Finding Home (Part Four)

Astoria(Home: Astoria, Oregon)

It hasn’t been uncommon throughout my life for me to doubt myself. My insides will be screaming with wants and needs, pulling on the shirttails of my heart. Yet I ignore the inner pangs and internal beggings wanting me to listen. Listen to what I really want, to what my soul wants, and to listen to my own destiny. For so long, I stuffed down those longings like cramming clothes in a dirty hamper. And old habits tend to cling; they burrow their claws deep, grasping to keep hold.

Even after procuring my apartment in Oregon, I still knew I could withdraw my offer and not move. I don’t think I really thought of that as an option, but I also couldn’t believe I was going to pack up my life, leave my boyfriend, and drive almost 1,400 miles to Oregon with just me, my dog, my Subaru and a small U-Haul in tow. I now had two weeks to follow through on one of the biggest decisions of my life.

I had decided not to tell my boyfriend of my plans. He later would call me a coward, but at the time I saw it more as protection. A person can only share so much of herself, and not be received, understood or loved, before she closes off. I was officially closed like a door tucked tightly in its frame. I didn’t want to have any more discussions. I didn’t want to share my plans, my dreams, or the next stage of my life. I felt like a mother protecting her young.

I secured a U-Haul for 10 am on October 19th. I spent the next two weeks going through “our” stuff, “my” stuff, just accumulations of stuff. I decided to leave almost everything behind. Most things felt tainted or infected. So I took time to organize those items I did want. I met with the two friends I had made while living in Colorado, one was a previous student and one was a fellow teacher, and I told them of my plans and said my good-byes.

The doubts that had been lingering like storm clouds continued to drift away. My boyfriend had progressively grown reticent. He continued to lie and hide truths from me. He continued to spend his time wrapped in his own personal world. Even if I didn’t have every inch of my body and soul telling me Oregon was where I needed to be on my own, our relationship had run its course regardless. So I kept my focus on what I knew was right for me.

October 19th arrived, and my boyfriend left for work. It was strange saying good-bye to someone I had spent almost two years with knowing I would never see him again. But I was saying good-bye to my whole past, to an outdated way of being. I had found the perfect spot in Astoria, Oregon surrounded by forests, trails, rivers, the Pacific Ocean, artists, community, and a sense of belonging. It was the place I needed to develop my relationship with self.

As soon as my boyfriend left, I went to pick up my 4×8 U-Haul trailer.  I arrived back home and nervously loaded my Subaru. The passenger seat was flooded with my loose clothes on hangers. The backseat was set up for the dog: a pillow, a blanket, and toys; I also had my peace lily plant named Baps. I was given this peace lily at my mom’s memorial service. I named her Baps after my mom’s initials (Beverly Ann Passero). Baps had moved from Tennessee to Colorado with me, and she was now about to join me on the next journey of my life. Boxes of my books and shoes filled the rest of the car. My kayak was loaded on top of my car. The U-Haul had my bike, more clothes and shoes, artwork, more boxes of books, outdoor gear, and a few memories from the past.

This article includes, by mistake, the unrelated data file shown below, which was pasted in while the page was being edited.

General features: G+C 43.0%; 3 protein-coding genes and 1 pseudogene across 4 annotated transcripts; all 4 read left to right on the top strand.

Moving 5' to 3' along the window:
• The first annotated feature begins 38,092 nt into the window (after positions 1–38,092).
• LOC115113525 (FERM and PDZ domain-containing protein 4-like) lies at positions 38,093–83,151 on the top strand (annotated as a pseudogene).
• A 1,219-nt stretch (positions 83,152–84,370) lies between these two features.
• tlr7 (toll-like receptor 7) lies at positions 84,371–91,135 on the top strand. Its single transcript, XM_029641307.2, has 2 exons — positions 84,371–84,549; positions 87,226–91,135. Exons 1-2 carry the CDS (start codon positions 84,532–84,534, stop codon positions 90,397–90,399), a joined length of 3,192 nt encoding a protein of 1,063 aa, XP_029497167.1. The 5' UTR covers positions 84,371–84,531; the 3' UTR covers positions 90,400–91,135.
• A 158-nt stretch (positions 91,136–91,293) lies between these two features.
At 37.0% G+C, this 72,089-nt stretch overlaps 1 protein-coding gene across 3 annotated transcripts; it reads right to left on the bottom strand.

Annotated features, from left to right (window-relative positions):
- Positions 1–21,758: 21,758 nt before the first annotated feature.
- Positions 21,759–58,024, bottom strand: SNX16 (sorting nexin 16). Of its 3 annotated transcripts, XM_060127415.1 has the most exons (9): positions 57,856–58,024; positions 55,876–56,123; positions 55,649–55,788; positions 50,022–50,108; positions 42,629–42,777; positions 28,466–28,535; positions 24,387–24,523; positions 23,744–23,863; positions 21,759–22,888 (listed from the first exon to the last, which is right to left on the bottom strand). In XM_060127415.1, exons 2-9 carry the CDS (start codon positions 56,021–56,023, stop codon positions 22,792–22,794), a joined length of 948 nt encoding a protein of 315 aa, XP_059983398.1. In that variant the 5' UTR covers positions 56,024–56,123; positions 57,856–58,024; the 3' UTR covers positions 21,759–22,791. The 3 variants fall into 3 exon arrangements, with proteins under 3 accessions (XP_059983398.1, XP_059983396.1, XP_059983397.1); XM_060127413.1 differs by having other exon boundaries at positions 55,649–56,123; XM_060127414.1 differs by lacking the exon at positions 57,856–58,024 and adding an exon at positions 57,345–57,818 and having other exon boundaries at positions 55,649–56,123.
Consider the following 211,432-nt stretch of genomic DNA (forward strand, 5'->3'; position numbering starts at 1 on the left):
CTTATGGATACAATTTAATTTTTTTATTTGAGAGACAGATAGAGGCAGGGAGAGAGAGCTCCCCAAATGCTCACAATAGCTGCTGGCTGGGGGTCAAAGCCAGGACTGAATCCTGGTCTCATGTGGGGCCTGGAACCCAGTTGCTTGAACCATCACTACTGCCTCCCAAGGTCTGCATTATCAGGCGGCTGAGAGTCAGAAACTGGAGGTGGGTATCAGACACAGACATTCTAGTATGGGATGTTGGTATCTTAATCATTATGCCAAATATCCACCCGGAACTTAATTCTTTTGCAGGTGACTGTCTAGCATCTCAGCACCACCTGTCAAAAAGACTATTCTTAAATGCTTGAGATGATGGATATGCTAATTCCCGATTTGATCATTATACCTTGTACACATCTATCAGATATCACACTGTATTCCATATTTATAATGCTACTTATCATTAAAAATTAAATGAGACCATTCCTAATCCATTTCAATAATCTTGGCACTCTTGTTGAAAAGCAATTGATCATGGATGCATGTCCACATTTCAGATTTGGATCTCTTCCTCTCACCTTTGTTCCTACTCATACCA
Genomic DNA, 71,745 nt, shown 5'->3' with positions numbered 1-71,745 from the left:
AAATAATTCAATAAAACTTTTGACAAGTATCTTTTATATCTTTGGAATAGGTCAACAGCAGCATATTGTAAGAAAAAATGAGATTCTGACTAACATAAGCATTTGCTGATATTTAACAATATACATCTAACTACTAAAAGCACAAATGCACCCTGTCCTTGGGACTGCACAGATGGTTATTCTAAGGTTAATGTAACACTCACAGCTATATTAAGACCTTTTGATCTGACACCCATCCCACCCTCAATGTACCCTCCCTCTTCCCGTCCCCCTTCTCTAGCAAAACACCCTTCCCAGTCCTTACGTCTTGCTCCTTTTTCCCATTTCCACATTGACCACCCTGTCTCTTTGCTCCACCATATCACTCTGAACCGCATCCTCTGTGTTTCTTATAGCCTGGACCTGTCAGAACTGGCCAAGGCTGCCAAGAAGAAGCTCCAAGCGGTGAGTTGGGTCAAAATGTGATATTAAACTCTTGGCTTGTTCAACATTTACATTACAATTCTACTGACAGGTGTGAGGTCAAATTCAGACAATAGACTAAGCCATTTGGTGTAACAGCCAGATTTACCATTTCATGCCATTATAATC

Before I drove away, I sat in my car. I looked in my rearview mirror as the U-Haul tagged along. My heart palpitated like rocks skipping over a lake’s surface. I felt the ripples through my body as I drove away.

I have been in Oregon for almost 4 years now. I am still in Astoria in my same purple Victorian home. I continue to gaze at the beauty of the Columbia River. The tree-lined shore of Washington State greets me every morning as I pull the shades up. As I get into my car, I gaze at my license plate and see “Oregon” on the front plate with the row of Douglas-firs. I am still filled with awe and elation to realize I am here. That license plate is a symbol of answered dreams and a followed destiny. I waited 37 years to feel at home within myself and within a place. Any concerns I may have had about never being able to feel content or whole have subsided.

The daily gratitude I feel to be where I belong has not faded but grown with time.

me hiking

Solitary Confinement

wild thing

I am almost halfway through a 4-week yoga teacher training. Today my assignment is to disconnect from the world. I am supposed to try to not talk, I am not supposed to use my phone for any purpose, I should not use the internet or watch any television, and I am supposed to avoid any distractions that take me away from my “self.” I have decided throughout this day to blog about my experience because I am allowed to write, journal and read if it helps me to connect to my “self.”

I have no idea what to expect from this experience. I am not someone who shies away from alone time. I spend a lot of time in nature; I love to run, do yoga, write and journal, and I enjoy reading. But I already have this feeling of, “What do I do with myself?” I am one hour into my silence, and I have been home for 30 minutes. I already feel like I have so much time. Since I have been home, I have washed a load of laundry, I folded a load of laundry, I took my dog out to use the bathroom, I made breakfast, and I am working on this blog. My day feels like an expansive canyon that continues to spread out. I am able to imagine all sorts of possibilities and options.